Last week, the Environmental Protection Agency reached agreement with gasoline refiners to issue long overdue rules implementing the federal Renewable Fuel Standard (RFS). The annual RFS rules set the volumes of ethanol and biodiesel that must be blended into the U.S. transportation fuel supply. The consent decree obligates EPA to issue final RFS rules for 2014 and 2015 by November 30 of this year.
EPA’s delay in issuing the rules, which in the case of 2014 is more than a year late, has forced refiners to guess at their legal obligations to blend renewable fuels and has resulted in unnecessary market uncertainty that ultimately harms the U.S. refining industry, biofuel producers, and consumers.
So while the fight still continues among policy hacks in industry over whether we should be pursuing an ethanol policy, let me be clear: the shine – both political and real – is off the ethanol industry, and its product is headed for oblivion.
Some are calling for Congress to scrap it entirely. But EPA has handled the issue so poorly that even advocates are reluctantly admitting something needs to be done to fix the program. Recently, the advanced biofuels industry’s lead spokesman broke from the unified support of the past to call for much needed ethanol reforms.
It is hard to believe given the once powerful ethanol lobby’s standing. But problems with greenhouse gases, fraudulent credits, disagreement over setting standards, lower demand for gasoline and a growing oil abundance in the U.S. have underscored fundamental flaws with ethanol.
The first serious cracks showed in December 2011 when, in a major loss, the ethanol industry had its tax credit and some tariff protection tossed aside, ending an era in which the federal government provided more than $20 billion in subsidies for the product.
Then, as we approached larger volume requirements, it became clear that Congress missed badly due to overly optimistic projections codified in 2007 energy law. This failure was generally caused by the next generation biofuels industry’s inability to commercialize in the volumes necessary to meet the new targets. And it hasn’t been for a lack of trying as Congress, the Obama administration, industry, biotech engineers and the farm community have all pushed forward with dollars, incentives and sweat equity.
The lack of new cellulosic blends forced the corn ethanol industry to search for ways to increase volumes in fuel or raising the blend wall from 10 percent ethanol to 15 percent. But these changes forced ethanol’s hand in the wrong direction because of economic factors inside and outside the U.S., volumes outgrowing regulatory limits, concern over warranty terms governing U.S. automobiles and flattening gasoline demand.
Finally, the straw that broke the camel’s back occurred just before Thanksgiving last year when EPA decided that it would not finalize its 2014 RFS proposal and decided to set final 2013 and 2014 targets this sometime this year, potentially with new requirements for 2015. What they do this November is anybody’s guess, but it will be almost three years too late.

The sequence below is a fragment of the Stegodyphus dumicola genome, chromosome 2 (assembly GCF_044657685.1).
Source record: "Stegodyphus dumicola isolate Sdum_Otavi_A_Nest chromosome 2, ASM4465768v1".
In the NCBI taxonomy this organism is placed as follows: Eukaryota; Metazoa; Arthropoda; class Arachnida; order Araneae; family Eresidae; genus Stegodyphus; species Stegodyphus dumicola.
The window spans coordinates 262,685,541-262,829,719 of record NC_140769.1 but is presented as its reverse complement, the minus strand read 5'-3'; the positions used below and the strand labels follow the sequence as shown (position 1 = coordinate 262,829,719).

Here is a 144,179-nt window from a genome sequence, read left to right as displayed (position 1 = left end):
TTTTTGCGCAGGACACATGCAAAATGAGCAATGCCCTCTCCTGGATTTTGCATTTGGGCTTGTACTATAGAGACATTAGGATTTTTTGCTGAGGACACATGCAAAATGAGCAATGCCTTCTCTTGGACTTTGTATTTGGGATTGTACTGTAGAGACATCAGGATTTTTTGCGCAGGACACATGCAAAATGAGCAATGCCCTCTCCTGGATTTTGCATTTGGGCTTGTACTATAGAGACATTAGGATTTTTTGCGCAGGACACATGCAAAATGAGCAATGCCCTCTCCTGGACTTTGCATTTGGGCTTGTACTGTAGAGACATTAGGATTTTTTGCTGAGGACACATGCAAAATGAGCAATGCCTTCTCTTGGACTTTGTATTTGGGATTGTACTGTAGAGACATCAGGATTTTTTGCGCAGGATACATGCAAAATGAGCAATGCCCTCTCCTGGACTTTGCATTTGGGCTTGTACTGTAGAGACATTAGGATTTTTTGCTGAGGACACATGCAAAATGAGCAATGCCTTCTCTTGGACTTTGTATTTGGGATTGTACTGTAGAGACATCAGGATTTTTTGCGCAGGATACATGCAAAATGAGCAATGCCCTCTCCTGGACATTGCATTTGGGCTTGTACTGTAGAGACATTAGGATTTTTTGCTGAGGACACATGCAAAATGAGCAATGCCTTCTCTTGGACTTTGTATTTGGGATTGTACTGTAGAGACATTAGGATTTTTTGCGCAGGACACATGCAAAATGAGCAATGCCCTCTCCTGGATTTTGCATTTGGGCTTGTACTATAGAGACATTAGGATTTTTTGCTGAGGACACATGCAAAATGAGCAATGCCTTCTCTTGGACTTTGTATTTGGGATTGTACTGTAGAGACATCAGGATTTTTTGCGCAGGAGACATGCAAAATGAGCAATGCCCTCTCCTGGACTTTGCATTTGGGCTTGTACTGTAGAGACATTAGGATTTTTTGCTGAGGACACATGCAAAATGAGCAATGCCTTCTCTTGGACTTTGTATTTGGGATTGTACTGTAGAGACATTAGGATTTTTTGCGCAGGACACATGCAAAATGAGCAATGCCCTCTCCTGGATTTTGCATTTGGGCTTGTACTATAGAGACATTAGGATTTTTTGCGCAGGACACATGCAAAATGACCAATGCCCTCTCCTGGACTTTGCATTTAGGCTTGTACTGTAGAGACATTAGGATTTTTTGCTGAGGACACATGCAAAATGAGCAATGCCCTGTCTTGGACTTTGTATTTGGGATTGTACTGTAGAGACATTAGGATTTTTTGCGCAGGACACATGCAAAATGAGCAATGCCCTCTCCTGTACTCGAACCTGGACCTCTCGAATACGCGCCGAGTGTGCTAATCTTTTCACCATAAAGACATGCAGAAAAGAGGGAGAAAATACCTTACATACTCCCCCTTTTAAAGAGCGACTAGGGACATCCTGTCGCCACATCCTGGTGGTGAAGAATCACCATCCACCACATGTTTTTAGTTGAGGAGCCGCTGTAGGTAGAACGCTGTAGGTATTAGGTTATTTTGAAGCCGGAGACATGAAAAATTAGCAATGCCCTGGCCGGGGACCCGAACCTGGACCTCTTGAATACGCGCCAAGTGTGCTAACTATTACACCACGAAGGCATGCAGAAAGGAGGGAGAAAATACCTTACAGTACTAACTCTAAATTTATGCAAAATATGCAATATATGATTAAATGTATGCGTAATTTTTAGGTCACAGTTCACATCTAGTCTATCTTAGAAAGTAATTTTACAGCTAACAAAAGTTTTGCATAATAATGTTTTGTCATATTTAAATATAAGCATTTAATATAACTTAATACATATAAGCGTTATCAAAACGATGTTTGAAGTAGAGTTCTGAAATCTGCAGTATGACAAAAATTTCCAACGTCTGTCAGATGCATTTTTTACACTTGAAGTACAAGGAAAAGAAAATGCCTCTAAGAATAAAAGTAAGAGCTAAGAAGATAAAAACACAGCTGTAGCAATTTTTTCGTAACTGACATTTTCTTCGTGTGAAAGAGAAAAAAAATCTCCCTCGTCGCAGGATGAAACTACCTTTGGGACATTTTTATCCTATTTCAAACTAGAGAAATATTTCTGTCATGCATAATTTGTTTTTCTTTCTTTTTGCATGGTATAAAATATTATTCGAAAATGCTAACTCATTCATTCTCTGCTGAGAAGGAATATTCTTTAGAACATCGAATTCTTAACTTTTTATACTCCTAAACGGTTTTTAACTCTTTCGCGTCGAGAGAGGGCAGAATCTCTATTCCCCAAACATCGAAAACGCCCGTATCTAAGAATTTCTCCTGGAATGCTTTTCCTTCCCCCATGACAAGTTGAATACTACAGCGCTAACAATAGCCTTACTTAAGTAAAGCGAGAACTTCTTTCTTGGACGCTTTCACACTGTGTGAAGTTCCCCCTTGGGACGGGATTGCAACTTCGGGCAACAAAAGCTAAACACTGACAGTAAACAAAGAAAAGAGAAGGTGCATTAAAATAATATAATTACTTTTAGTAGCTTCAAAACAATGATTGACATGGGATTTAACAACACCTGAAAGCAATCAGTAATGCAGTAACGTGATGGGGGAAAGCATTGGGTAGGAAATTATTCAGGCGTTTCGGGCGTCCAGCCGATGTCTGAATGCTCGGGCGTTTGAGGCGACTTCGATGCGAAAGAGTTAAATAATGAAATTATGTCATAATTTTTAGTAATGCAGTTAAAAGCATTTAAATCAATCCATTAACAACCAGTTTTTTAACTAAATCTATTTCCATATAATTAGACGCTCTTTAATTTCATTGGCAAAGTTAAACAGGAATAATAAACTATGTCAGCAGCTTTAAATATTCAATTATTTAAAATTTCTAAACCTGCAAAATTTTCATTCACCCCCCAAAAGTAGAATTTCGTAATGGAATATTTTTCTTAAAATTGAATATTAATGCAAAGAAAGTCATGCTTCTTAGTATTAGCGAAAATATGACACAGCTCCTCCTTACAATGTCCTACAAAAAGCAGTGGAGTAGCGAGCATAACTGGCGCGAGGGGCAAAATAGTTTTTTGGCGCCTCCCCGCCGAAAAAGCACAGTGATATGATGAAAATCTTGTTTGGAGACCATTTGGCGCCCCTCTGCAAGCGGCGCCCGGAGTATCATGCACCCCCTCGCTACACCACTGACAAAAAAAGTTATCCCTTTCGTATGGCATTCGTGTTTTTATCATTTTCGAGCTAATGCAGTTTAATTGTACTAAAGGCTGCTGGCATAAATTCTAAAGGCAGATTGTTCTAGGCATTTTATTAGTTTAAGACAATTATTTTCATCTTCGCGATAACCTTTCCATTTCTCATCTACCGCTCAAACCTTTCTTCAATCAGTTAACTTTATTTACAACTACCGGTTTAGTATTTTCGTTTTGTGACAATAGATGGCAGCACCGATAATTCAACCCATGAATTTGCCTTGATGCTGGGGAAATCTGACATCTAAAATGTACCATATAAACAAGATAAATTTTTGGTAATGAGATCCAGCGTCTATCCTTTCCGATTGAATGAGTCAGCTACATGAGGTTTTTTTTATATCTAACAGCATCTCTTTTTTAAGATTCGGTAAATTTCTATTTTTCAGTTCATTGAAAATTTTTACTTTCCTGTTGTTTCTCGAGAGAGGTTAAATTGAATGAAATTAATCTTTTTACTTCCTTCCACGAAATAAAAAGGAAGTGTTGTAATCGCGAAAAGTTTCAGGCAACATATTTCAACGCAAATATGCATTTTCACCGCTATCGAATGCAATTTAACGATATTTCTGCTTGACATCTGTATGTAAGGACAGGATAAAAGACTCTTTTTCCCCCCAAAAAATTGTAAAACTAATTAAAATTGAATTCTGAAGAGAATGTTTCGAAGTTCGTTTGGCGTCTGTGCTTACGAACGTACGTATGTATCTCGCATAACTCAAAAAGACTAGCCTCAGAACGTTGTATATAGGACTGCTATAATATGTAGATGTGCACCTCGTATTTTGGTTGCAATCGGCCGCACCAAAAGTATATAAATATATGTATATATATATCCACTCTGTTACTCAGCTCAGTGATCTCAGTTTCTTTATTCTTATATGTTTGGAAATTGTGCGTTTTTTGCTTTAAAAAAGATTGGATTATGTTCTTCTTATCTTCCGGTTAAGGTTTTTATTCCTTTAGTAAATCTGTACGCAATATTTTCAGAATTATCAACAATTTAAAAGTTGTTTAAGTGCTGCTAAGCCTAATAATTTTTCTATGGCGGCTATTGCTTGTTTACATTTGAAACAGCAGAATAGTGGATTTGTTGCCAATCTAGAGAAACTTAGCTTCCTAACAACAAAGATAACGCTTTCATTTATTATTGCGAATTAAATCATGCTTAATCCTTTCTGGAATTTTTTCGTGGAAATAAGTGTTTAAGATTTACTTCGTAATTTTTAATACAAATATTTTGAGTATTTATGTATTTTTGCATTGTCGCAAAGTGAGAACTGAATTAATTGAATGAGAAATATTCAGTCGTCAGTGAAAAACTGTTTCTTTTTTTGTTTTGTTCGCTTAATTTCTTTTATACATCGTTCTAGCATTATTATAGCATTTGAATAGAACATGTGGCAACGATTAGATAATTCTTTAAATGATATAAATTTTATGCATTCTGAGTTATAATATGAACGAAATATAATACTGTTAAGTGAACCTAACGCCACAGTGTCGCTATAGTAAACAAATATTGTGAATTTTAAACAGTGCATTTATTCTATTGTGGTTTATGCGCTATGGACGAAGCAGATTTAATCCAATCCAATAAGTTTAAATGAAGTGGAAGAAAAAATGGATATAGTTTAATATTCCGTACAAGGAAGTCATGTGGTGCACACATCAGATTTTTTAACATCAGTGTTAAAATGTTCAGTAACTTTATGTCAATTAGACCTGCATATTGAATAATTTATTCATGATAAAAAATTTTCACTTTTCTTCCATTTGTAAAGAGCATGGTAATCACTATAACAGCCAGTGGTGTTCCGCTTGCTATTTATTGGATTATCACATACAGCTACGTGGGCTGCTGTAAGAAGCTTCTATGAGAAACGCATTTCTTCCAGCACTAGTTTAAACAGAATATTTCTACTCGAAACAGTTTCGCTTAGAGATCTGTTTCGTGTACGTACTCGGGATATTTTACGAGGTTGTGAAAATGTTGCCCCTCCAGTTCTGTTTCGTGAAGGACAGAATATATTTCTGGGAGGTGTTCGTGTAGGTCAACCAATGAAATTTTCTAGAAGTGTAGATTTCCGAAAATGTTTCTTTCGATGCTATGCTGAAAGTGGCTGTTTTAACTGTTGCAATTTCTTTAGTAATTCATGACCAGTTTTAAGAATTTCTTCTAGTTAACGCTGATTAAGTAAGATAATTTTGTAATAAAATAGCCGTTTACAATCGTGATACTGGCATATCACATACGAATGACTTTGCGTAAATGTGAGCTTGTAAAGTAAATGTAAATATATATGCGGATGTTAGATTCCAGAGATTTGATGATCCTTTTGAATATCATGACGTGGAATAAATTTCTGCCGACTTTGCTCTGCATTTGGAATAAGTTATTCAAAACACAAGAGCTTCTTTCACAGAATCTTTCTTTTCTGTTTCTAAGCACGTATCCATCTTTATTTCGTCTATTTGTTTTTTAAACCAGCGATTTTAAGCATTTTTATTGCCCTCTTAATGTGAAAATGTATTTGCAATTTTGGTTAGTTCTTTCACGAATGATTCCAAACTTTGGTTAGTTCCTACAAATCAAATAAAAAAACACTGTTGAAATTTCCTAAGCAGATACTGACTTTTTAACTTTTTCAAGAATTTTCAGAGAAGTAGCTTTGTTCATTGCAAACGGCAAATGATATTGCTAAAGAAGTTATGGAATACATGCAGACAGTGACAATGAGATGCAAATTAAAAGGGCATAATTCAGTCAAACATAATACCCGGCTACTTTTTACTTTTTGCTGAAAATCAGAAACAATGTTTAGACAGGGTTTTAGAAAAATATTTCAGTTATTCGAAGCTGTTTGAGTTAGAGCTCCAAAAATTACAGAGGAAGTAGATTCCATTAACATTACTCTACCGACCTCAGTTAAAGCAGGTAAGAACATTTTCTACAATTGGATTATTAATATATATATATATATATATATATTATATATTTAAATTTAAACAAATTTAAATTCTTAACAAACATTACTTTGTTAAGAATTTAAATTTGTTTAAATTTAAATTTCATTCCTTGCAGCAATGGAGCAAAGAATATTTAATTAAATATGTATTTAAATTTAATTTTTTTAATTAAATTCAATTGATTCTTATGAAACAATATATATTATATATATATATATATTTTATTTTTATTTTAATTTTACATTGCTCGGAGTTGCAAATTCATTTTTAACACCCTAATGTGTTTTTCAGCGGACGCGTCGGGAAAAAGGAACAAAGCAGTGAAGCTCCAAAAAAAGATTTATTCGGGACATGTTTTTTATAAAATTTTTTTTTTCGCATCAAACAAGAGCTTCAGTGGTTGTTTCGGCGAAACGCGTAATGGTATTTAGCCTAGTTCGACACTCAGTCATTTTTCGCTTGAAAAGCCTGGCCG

Perhaps ethanol’s bigger problem – if there could be one other than the flawed product – centers around gasoline supply and demand pressures. The renewable fuel target of 15 billion gallons by 2015 reflected gasoline demand assumptions of 150 billion gallons a year by the middle of the decade. Instead, using EPA’s “real world” vehicle efficiency estimate, demand is in fact shrinking to an expected 108 billion gallons per year of U.S. demand by 2022. And with new fuel economy standards likely to be implemented, that demand will fall exponentially more. So while trying to expand, ethanol producers face a shrinking, saturated market.
For years, ethanol policy advocates have pursued bigger mandates, bigger targets, trade protection and more tax breaks. In both 2005 and 2007, they were thrown big bones because the majority – both Democrats and Republicans – pushed ethanol forward as a renewable fuel-based environmental solution. They also said it helped farmers and created jobs. While some of that is true, it is hard to exaggerate the extent to which ethanol generally has disappointed Congressional, industry and consumer expectations.
And now we’re at the start of the 2016 Presidential campaign, with Iowa in the front of politicos’ minds. With ethanol reeling, expect candidates to not run away from it – which would be fatal in the corn-rich Hawkeye State – but not embrace it either. It will be a delicate dance for candidates who aren’t big fans of ethanol and know the program is in desperate need of reform.
Ethanol’s fate has been defined by its penchant to play political blame games rather than meet challenges. While ethanol often won short-term battles over things like tariffs, tax credits, mandates and MTBE, its fundamental flaw has always been that it was a poor product that just could never really progress to a second generation. Having been completely exposed now by EPA mismanagement, it will suffer a fate like so many other products that fought to stay the same, like film, records and floppy disks.
I suspect American voters have finally had enough of the ethanol experiment. And Iowa’s farmers will survive. Now they are harvesting wind to sell to power companies feeding power-hungry consumers. I suspect that market will be more sustainable than the last 30 years of ethanol folly.
Frank Maisano is a senior principal in Bracewell & Giuliani LP’s government relations and strategic communications practice and is a Founding Partner in the firm’s Policy Resolution Group.